Channel 4‘s Misfits 5.5 TV Show Review. Misfits: Season 5, Episode 5 seemed relatively light, considering it launched the second half of the show’s final season. It did, however, serve to move certain elements along. I suppose it could be summarized as a self-serving effort, by Rudy (Joseph Gilgun), to get Finn (Nathan McMullen) beyond his infatuation with Jess (Karla Crome), resulting in more lasting consequence than one-off hi-jinx.
Unaware of Rudy’s true motives, Finn clumsily approached the powers support group as a singles meet, and stumbled his way into the good graces of a member named Leah. Only, she wasn’t Leah. Leah (Scarlett Brookes) was actually an agoraphobe with the power to electronically transfer personalities. When her estranged friend, Debbie (Chloe Pirrie), told her about the support meetings, she downloaded herself (via phone) into Debbie, momentarily supplanting her consciousness. Leah relinquished control of Debbie after getting Finn’s number, and Debbie had no recollection of their meeting. Her negative reaction to Finn, at the next meeting, left him more than a little out of sorts. With Jess once again on Finn’s mind, Rudy resorted to a more embarrassing means of tarnishing her image in Finn’s eyes.
Between Rudy’s measure, his bungling that resulted in said measure going public, and his effort to keep it all from Jess, their courtship came to a heated end. On a side note, Greg (Shaun Dooley), in bringing the matter to Jess’ attention, provided some insight regarding his closeted identity. Jess’ humiliation was an accident that amounted to a particularly bad prank. Greg’s humiliation was a rebuke of his affections, and explained quite a lot about the man he had apparently grown to be. He was still a creep, though, as evidenced by a seemingly random mock shooting of the gang.
Leah used Finn’s number to occupy his body, and brought him to her. Her plan was to make him her shut-in companion, but he was less than receptive to the idea. Much less so, upon learning that she had downloaded him into a flash drive. Rudy would learn about Leah’s ability from Debbie, and it was off to another door kicking rescue for the gang. With both Leah and Finn in digital form, the gang made off with his inert body and the flash drive, but not his phone. Leah used his contact list to hijack one of the would be rescuers. The resulting chase scene seemed to be heading to a very dark place, but Leah was merely lovelorn, and not homicidal (nor without a sense of humor, it turned out). Once Finn became convinced of that distinction, he convinced her, in turn, to attempt a romance that extended beyond her flat.
With Finn having turned an abduction into a romance, and Rudy having made up with Jess (all too easily, it seemed), there was one other pairing to come. After being nailed by body snatching Leah, the gang was sprung by electrician-at-large Helen (Ellie Kendrick). Once Rudy Too learned of this, he took the opportunity to thank her (for resuscitating his elder self, last episode), and to tell her about a group of his own that he was putting together.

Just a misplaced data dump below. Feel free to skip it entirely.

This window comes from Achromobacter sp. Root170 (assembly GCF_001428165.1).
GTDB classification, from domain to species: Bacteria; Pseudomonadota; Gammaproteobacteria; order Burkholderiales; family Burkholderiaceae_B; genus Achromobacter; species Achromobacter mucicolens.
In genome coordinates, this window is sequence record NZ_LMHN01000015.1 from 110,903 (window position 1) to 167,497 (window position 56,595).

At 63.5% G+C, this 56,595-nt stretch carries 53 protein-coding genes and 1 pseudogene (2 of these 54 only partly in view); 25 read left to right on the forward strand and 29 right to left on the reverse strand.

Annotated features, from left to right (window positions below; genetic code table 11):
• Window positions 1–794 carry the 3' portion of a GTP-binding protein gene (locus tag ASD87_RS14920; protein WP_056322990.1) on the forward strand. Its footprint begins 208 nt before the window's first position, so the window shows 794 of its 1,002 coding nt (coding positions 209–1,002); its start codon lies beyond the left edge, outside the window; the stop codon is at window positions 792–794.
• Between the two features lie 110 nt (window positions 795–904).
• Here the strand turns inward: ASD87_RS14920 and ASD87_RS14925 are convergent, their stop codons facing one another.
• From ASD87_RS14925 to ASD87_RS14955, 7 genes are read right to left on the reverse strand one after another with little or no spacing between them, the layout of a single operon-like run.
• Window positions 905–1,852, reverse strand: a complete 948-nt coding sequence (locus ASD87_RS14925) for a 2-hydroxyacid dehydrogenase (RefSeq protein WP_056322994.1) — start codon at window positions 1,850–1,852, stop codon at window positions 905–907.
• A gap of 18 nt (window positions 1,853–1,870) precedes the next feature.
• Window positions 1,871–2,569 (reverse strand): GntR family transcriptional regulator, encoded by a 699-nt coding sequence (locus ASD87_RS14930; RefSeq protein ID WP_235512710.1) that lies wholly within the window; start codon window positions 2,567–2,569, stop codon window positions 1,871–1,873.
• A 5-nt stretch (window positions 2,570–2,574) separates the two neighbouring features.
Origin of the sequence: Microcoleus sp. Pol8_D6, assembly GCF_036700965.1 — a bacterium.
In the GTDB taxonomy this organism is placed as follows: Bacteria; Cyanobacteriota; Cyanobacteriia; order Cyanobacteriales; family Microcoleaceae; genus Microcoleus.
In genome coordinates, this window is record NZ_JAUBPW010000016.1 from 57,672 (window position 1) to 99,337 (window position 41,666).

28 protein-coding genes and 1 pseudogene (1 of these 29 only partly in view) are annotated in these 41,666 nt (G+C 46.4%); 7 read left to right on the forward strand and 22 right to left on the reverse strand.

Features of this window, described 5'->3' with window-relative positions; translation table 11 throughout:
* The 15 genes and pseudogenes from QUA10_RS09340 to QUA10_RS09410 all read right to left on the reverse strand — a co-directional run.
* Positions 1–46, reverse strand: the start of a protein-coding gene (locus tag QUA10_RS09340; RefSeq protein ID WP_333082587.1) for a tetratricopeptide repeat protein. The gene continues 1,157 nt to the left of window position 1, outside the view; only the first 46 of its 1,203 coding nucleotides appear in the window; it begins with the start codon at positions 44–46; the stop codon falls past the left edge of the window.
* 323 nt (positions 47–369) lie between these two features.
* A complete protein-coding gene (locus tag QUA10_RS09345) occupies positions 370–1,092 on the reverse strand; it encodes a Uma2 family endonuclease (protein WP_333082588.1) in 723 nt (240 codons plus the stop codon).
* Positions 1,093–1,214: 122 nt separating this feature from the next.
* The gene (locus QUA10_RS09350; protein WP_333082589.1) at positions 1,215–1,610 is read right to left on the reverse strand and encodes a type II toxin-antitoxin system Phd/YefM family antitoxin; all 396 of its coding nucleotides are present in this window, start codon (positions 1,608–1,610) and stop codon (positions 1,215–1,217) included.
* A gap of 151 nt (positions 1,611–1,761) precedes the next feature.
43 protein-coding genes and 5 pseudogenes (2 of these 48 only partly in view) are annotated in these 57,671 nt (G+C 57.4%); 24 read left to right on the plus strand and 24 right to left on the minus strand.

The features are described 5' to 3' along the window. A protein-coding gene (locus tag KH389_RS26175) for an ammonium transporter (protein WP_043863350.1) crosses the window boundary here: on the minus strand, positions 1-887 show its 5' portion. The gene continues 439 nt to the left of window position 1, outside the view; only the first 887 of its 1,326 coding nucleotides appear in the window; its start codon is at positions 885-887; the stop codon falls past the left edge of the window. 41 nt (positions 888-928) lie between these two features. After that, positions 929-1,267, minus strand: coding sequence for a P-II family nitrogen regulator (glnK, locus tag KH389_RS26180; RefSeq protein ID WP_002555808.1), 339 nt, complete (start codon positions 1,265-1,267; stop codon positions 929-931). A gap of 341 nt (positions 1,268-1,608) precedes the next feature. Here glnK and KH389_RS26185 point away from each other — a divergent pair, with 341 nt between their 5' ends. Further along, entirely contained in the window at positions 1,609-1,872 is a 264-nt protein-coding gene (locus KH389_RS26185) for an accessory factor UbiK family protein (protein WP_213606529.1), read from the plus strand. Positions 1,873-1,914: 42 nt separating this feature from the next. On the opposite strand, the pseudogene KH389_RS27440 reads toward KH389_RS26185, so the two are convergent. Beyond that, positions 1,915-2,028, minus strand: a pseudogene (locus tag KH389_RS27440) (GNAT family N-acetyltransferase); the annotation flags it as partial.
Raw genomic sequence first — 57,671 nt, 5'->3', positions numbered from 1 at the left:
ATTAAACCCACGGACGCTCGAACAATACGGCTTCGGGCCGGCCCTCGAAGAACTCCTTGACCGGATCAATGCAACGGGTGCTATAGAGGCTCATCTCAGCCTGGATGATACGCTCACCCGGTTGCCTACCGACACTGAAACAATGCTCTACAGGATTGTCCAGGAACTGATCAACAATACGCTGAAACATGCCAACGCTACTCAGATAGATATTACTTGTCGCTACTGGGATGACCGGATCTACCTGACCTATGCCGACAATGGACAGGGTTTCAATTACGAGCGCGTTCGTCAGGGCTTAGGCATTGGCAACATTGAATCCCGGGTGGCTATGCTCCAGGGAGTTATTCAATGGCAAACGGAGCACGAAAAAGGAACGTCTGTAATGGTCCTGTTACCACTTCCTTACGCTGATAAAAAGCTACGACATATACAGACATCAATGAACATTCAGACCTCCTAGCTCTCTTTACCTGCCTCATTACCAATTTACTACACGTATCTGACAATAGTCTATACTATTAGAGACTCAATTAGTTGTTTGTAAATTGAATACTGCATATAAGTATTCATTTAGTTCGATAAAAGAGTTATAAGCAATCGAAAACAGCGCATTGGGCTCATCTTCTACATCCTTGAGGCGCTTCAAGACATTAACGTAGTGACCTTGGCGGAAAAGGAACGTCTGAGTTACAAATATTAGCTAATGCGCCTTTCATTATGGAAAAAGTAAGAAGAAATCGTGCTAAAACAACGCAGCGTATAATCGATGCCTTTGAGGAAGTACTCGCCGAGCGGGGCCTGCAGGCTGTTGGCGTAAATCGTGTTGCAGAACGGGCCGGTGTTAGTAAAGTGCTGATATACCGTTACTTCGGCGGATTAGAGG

A few issues came to mind. Early on, Alex (Matt Stokoe) had “relieved” a support group member of her ability to invert objects (she turned her cat inside out). Alex may have been too impressed with his prospective client to worry, but I would certainly concern myself with that power doing unpleasant things to me (even if just one part, in particular). Later, he would step forward to de-power Leah, but the matter had already been resolved. I’m pretty sure that would have been rape; making for a dark grey area that may need addressing.
As far as I can tell, Rudy Too is at least as decent as Rudy, but with none of the nasty bits. I’m, therefore, not entirely clear what Jess sees in Rudy. As weak as his conciliatory speech was, I’m tempted to declare her affection a mild case of masochism.
Alex has been kicking in a lot of doors. Granted, he was possessed in one case; but I have to wonder if those break-ins have been the reason he has remained in community service.
I suppose the whole notion of “going postal” doesn’t carry all that much weight in Britain (gun control, and all), otherwise Greg’s pantomiming of gunning down the gang would’ve come across as more alarming to them than it did. The scene would have likely been cut from a U.S. production, so I hope that otherwise random sequence leads to something significant.
Misfits 5.5 was good for a laugh, had some technical chops to it, and even managed a brief scare (given what was revealed about the cast’s future), but it was almost entirely a set up episode. While it did not distract from the ongoing narrative, I was left wondering about how the series would be able to satisfactorily wrap things up in the time it has left.